The impact of anticholinergic burden in Alzheimer's Dementia-the Laser-AD study

Chris Fox, Gill Livingston, Ian D. Maidment, Simon Coulton, David G. Smithard, Malaz Boustani, Cornelius Katona

Research output: Contribution to journalArticlepeer-review

73 Citations (Scopus)


Objective: to examine the effect of medications with anticholinergic effects on cognitive impairment and deterioration in Alzheimer's dementia (AD). Methods: cognitive function was measured at baseline and at 6- and 18-month follow-up using the Mini-Mental State Exam (MMSE), the Severe Impairment Battery (SIB) and the Alzheimer's Disease Assessment Battery, Cognitive subsection (ADAS-COG) in a cohort study of 224 participants with AD. Baseline anticholinergic Burden score (ABS) was measured using the Anticholinergic Burden scale and included all prescribed and over the counter medication. Results: the sample was 224 patients with Alzheimer's dementia and 71.4% were women. Their mean age was 81.0 years [SD 7.4 (range 55–98)]. The mean number of medications taken was 3.6 (SD 2.4) and the mean anticholinergic load was 1.1 (SD 1.4, range 0–7). The total number of drugs taken and anticholinergic load correlated (rho = 0.44; P < 0.01). There were no differences in MMSE and other cognitive functioning at either 6 or 18 months after adjusting for baseline cognitive function, age, gender and use of cholinesterase inhibitors between those with, and those without high anticholinergenic load. Conclusions: medications with anticholinergic effect in patients with AD were not found to effect deterioration in cognition over the subsequent 18 months. Our study did not support a continuing effect of these medications on people with AD who are established on them.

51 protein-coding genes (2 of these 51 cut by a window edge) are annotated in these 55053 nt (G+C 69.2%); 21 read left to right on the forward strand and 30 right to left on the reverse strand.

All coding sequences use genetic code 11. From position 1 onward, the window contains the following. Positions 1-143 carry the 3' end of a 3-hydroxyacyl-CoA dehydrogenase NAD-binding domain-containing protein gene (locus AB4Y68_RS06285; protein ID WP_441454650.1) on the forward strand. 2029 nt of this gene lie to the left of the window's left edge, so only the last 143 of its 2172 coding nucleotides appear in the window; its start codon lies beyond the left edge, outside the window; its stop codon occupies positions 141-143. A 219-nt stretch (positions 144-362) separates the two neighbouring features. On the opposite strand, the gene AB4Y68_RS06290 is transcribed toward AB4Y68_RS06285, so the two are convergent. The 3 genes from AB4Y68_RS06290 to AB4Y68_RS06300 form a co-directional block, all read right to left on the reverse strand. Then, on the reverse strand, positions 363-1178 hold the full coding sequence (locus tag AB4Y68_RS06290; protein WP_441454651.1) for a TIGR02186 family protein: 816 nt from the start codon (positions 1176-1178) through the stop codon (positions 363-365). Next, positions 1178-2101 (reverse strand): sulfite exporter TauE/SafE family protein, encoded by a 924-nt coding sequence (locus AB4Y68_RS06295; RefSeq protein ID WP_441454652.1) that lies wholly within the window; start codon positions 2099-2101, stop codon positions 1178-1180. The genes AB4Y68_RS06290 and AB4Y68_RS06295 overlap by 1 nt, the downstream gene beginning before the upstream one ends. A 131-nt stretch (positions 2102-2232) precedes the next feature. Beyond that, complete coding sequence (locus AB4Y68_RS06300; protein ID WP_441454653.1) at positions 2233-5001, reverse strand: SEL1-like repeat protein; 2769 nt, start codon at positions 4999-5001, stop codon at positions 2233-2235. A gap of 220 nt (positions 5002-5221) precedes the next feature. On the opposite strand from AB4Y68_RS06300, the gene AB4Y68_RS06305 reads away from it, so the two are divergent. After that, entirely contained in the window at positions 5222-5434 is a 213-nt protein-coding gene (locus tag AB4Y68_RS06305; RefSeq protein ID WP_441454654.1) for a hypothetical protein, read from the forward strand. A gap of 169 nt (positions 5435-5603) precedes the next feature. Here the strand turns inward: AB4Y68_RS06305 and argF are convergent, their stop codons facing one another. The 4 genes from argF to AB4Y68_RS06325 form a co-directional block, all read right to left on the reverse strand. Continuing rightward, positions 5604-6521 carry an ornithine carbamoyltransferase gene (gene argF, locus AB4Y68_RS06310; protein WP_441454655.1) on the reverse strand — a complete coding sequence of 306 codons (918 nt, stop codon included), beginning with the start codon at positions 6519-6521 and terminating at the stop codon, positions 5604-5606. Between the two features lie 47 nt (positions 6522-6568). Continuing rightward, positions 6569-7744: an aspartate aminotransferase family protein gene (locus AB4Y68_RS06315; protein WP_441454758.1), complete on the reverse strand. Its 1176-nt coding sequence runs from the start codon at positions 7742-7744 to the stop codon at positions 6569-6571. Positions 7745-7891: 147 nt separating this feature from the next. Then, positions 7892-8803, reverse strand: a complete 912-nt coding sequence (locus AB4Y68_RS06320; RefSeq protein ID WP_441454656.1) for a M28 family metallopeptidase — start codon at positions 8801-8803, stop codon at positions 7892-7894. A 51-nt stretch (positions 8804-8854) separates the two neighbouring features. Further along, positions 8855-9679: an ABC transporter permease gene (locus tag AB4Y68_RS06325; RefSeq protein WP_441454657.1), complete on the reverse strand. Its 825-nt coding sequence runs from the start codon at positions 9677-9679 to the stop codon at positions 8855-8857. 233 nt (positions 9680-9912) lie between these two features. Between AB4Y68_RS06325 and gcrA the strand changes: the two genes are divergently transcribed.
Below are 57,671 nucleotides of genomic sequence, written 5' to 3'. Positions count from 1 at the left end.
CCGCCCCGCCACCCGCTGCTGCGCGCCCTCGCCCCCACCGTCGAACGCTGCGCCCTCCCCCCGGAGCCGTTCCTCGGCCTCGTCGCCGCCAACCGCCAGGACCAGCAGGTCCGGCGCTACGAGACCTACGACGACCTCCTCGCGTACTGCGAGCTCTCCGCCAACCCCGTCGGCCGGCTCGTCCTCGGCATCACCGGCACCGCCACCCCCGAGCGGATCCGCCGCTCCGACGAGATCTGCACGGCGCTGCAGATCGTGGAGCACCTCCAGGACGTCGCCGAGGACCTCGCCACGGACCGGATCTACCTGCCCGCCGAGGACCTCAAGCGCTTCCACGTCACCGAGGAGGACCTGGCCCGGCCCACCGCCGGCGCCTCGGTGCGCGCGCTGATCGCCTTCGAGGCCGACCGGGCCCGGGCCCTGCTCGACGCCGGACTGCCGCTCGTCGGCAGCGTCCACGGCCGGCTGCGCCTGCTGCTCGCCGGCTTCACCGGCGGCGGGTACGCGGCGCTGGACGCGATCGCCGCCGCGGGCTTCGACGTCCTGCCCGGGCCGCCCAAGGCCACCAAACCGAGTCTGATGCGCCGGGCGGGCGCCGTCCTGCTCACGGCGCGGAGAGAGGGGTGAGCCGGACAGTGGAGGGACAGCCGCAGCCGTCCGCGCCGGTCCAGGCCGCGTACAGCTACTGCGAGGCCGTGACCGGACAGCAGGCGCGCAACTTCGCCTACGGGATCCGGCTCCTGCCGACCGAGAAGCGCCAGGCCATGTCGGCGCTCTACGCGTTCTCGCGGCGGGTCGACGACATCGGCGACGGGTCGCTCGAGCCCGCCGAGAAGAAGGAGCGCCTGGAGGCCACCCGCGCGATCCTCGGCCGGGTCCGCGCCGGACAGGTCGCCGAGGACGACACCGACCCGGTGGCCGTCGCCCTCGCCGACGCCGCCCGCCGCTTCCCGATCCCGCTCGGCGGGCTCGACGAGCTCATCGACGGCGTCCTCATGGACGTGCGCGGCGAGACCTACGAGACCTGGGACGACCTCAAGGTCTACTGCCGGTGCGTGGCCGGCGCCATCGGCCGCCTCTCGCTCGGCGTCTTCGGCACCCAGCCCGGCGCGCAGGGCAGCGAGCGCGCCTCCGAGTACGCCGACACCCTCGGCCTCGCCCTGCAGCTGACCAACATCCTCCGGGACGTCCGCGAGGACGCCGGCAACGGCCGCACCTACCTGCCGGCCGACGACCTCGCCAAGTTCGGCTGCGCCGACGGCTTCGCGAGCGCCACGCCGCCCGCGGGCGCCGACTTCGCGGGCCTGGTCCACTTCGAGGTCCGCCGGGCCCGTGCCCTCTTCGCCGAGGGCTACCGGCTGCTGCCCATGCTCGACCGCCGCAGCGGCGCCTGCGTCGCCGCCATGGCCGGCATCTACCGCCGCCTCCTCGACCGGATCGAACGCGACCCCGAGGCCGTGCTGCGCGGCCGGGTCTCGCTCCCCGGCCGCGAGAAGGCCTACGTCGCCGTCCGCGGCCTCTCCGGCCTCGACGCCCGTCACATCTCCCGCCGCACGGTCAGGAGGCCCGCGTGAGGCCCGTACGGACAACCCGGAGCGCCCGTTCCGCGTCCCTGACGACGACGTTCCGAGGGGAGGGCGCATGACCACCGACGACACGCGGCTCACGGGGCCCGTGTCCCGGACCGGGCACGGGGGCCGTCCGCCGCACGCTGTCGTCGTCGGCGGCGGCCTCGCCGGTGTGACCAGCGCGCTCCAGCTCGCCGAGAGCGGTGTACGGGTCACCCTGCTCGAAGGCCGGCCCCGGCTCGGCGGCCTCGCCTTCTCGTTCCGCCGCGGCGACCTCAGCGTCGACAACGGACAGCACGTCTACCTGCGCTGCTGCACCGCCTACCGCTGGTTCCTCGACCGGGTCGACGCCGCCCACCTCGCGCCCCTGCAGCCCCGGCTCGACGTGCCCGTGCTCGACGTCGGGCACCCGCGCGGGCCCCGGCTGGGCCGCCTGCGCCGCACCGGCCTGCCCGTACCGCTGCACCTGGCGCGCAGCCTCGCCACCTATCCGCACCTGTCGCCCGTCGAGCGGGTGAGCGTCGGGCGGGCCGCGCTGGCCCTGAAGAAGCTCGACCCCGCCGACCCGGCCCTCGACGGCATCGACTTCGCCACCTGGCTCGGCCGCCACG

Original languageEnglish
Pages (from-to)730-735
Number of pages6
JournalAge and Ageing
Issue number6
Publication statusPublished - Nov 2011


  • Aged
  • Aged, 80 and over
  • Alzheimer Disease
  • Cholinergic Antagonists
  • Cognition Disorders
  • Cohort Studies
  • Disease Progression
  • Dose-Response Relationship, Drug
  • Female
  • Follow-Up Studies
  • Great Britain
  • Humans
  • Longitudinal Studies
  • Male
  • Middle Aged
  • Severity of Illness Index
  • Treatment Outcome

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